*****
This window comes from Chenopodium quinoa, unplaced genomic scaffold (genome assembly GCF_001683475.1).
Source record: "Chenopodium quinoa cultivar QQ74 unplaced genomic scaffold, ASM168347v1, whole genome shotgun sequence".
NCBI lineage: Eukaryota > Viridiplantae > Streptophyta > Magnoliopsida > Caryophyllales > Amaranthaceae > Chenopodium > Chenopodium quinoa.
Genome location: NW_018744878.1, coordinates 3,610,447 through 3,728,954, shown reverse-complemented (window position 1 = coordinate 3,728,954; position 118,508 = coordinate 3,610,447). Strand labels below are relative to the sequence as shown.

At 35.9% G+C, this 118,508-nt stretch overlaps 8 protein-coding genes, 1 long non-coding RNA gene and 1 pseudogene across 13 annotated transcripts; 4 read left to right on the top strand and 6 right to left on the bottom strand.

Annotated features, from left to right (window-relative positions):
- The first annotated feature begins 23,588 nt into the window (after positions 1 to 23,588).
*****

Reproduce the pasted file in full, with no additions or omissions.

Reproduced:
This window comes from Chenopodium quinoa, unplaced genomic scaffold (genome assembly GCF_001683475.1).
Source record: "Chenopodium quinoa cultivar QQ74 unplaced genomic scaffold, ASM168347v1, whole genome shotgun sequence".
NCBI lineage: Eukaryota > Viridiplantae > Streptophyta > Magnoliopsida > Caryophyllales > Amaranthaceae > Chenopodium > Chenopodium quinoa.
Genome location: NW_018744878.1, coordinates 3,610,447 through 3,728,954, shown reverse-complemented (window position 1 = coordinate 3,728,954; position 118,508 = coordinate 3,610,447). Strand labels below are relative to the sequence as shown.

At 35.9% G+C, this 118,508-nt stretch overlaps 8 protein-coding genes, 1 long non-coding RNA gene and 1 pseudogene across 13 annotated transcripts; 4 read left to right on the top strand and 6 right to left on the bottom strand.

Annotated features, from left to right (window-relative positions):
- The first annotated feature begins 23,588 nt into the window (after positions 1 to 23,588).